My personal style reflects my eclectic personality, I like to consider myself ‘anti-trends’ , Fashion was always meant to be fun and to me trends take that factor away. I dress as a reflection on truly the things I love, regardless if they are on trend. I am a person that is never afraid to experiment with vivid and bold colors, patterns and textures.

 

Her background

I think this may be due to being submerged in a creative household from an early age, with both my parents holding artistic and creative occupations, always forcing an interest of art upon me from infancy which I am now extremely grateful to have. My mother especially was never afraid to wear what she wanted, empowered by her individuality and using her fashion sense to express this throughout her life. She inspires me every day.

It is refreshing to hear that you are searching for other women that aren’t afraid to break from convention within the way they dress, I think in this current day and age women can fall into the trap of dressing very much for their comfort zone or what society sees as ‘normal’.

 

How does she do it

It is a luxury to be able to play with texture and design, to find a right fit for you and what makes you feel good most importantly. As I said before, I am an emotional dresser. My daily mood sets the tone of the look I want to achieve. The fastest part of my day is choosing my outfit, although I wouldn’t go as far to say that the choice is spontaneous, it’s heavily influenced on the character I was up as in the morning. No woman wakes up as the same person every day, there are days where I want to feel extra feminine and girly or some days where I want to feel strong and powerful. Dressing for this not only allows me to recognize the character I am, but to give a subtle insight to others about my personality without having interaction.

 

 “No woman wakes up the same person every day” - Priscilla Hopkins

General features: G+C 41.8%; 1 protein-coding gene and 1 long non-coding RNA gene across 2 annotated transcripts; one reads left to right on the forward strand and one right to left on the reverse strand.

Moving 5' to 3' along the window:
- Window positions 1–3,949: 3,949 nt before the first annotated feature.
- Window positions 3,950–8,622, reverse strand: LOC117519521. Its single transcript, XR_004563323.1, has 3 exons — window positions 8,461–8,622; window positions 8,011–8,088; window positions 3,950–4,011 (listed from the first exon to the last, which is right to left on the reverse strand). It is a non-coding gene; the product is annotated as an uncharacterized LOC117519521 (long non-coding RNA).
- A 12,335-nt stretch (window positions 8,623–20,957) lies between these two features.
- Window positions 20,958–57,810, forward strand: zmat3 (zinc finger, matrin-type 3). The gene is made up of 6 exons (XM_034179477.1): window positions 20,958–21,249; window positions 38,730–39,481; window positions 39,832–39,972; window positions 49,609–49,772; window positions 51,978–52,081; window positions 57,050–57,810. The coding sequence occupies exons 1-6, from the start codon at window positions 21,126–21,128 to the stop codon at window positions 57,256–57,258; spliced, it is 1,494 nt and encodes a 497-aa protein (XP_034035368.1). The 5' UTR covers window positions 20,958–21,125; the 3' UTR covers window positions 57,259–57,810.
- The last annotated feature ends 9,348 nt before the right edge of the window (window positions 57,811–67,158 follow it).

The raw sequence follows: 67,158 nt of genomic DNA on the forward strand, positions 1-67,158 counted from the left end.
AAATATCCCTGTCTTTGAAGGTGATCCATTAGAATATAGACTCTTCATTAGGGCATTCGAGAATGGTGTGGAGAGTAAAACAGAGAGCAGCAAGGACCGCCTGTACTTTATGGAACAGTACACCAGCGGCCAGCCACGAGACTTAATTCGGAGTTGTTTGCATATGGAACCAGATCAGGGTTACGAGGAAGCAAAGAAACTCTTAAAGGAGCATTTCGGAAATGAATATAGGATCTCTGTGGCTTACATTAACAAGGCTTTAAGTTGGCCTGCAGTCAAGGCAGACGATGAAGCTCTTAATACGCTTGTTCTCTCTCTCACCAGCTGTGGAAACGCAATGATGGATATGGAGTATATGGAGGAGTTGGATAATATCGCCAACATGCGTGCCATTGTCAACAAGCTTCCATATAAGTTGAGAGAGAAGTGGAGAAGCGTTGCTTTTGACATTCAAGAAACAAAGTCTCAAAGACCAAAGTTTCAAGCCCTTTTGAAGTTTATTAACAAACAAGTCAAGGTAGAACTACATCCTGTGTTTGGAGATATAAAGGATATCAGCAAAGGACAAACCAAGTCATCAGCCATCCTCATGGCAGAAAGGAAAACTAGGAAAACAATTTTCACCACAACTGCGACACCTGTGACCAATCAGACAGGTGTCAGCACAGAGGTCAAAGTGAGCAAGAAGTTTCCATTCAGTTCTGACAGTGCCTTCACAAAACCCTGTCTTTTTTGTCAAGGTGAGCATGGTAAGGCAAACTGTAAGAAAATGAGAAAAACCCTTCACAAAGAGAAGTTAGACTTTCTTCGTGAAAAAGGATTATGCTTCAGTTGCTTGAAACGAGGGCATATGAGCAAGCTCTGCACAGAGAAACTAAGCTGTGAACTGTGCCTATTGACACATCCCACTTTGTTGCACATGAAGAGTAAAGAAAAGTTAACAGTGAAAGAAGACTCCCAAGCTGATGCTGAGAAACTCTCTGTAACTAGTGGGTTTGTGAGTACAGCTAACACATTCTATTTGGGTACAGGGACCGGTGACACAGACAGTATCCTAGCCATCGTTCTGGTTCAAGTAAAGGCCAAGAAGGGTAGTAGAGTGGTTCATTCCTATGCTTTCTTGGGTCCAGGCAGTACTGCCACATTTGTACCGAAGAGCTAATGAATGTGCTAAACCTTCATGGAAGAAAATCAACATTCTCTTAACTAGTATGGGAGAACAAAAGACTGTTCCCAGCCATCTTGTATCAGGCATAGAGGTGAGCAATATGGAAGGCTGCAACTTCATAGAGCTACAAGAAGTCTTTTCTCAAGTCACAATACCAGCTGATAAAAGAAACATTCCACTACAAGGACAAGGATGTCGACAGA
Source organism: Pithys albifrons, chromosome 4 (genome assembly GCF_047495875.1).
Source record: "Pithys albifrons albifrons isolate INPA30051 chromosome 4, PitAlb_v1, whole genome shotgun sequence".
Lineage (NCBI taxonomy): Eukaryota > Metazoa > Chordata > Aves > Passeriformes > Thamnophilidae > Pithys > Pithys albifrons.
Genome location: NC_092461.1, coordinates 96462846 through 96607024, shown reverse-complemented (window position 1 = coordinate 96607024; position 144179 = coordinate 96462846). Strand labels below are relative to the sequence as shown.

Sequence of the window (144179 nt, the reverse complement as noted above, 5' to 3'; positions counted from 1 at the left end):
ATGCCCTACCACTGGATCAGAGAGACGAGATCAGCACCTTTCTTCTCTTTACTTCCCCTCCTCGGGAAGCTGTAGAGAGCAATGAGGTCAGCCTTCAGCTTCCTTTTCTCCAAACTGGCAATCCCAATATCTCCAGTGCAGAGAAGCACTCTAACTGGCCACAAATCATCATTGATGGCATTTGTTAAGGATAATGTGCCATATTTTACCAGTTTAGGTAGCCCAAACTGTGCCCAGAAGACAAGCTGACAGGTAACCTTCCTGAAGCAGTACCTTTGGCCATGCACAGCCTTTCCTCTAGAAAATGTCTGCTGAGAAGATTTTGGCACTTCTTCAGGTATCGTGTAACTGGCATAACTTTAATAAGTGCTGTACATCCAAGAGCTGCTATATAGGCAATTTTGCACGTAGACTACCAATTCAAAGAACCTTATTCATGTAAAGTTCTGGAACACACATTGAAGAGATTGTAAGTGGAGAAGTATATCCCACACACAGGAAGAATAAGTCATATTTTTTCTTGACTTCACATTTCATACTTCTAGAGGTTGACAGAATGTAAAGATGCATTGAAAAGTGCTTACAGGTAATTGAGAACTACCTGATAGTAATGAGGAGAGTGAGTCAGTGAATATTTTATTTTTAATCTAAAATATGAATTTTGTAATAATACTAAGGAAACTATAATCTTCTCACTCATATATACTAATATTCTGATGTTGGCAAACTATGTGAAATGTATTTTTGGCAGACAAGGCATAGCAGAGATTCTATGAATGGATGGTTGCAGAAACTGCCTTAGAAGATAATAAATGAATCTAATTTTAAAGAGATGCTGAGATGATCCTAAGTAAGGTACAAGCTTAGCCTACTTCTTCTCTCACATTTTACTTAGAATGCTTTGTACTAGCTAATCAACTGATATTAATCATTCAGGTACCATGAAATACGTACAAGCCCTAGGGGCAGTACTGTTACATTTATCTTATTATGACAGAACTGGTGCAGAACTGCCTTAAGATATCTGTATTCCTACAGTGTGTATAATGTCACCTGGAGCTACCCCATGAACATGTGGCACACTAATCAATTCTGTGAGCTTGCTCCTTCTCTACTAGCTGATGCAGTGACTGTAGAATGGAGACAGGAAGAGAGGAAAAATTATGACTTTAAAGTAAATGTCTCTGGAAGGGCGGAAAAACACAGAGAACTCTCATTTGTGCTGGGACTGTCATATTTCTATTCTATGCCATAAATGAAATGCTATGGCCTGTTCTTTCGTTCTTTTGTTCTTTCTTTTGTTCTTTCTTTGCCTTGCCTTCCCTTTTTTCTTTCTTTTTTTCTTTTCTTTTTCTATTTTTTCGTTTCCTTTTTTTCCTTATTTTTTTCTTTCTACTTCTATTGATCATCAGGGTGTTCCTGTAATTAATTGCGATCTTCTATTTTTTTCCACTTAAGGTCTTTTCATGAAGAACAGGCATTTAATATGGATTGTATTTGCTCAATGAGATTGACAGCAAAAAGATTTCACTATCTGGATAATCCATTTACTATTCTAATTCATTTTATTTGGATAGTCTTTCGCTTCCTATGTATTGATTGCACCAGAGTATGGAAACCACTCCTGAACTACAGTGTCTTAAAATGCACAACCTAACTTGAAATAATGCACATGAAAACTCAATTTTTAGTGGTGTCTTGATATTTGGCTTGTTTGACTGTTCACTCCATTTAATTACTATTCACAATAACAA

On shopping

When I shop, I never go with an idea in mind. I like the clothes to speak to me, if I see a piece I particularly love, I’ll work with it and mold it to suit the silhouette I desire.

 

One secret

I have taught myself basic and necessary skills to enhance my wardrobe such as applique, basic sewing techniques and other practicalities to suit my body shape. Customizing is key! Another theme within my dress is a juxtaposition of pieces, such as heavy, chunky pieces teamed with delicate silks and feminine pieces.

 

Another secret

Accessorizing to me is the best part of putting my looks together, chunky & heavy unusual accessories truly makes my heart beat a little faster. My number one weakness I would say.

 

On shoes

I am also in the longest happiest relationship with my shoes, my wardrobe can burn in flames, but I would surely save them first!

 

On feeling powerful

I also don’t like sexualizing myself, I believe a woman can look incredibly sexy with plenty of clothes on as I truly believe that feeling sexy comes from the allure that each woman possess and truly nothing to do with the length of your skirt.

“I don’t like sexualizing myself”

 

So that’s a little bit about me! 

She concludes like this. Now I want to hear from you: do you wake up always a different woman?

 

style + substance // Anita from "Look for the woman" and the ability to see beauty

Anita and I virtually met through Trusted Clothes where I have written a few pieces. 

She is an "age disruptor" and a "NYC lover" so now you can start imagining why we "liked" each other. 

she designed this bathing suit

she designed this bathing suit

The reasons why I chose to feature her in "style + susbtance" you will figure them out through the interview and you'll thank me (her) at the end, because if you "look for the woman" inside of you, she'll give you some clues on how to find her today. 

Style is who we are inside and trends are what people want us to be?
AI - Yes! Style is everything we are, from how we drink our coffee in the morning to how we go to bed at night. Style doesn’t just live in your closet. Style is one’s life with all of the details and even the “imperfections.” 
Let’s face it trends are mostly what people want us to buy. But I don’t think trends are bad in and of themselves, because trends can eventually become the styles of an era or a movement that can change the way we see.   

"Style doesn’t just live in your closet. Style is one’s life with all of the details and even the imperfections." 

Do you remember your first fashion moment?
AI - My grandfather was a tailor and all of the women in my family loved to dress, so fashion is something I grew to comprehend at a very young age. But I didn’t come from a well-off family; we were not always able to indulge in what we might have wanted. However, that ended up being a blessing because I learned about quality over quantity at the same time. 
If I did have one fashion “moment” it was the first time my mother, who also sewed, took me to a very good fabric store. We walked around breathing everything in and just touching beautiful silk, wool, and other fine fabrics. I looked around and thought, “Oh, this is good, this is quality.” And I want this!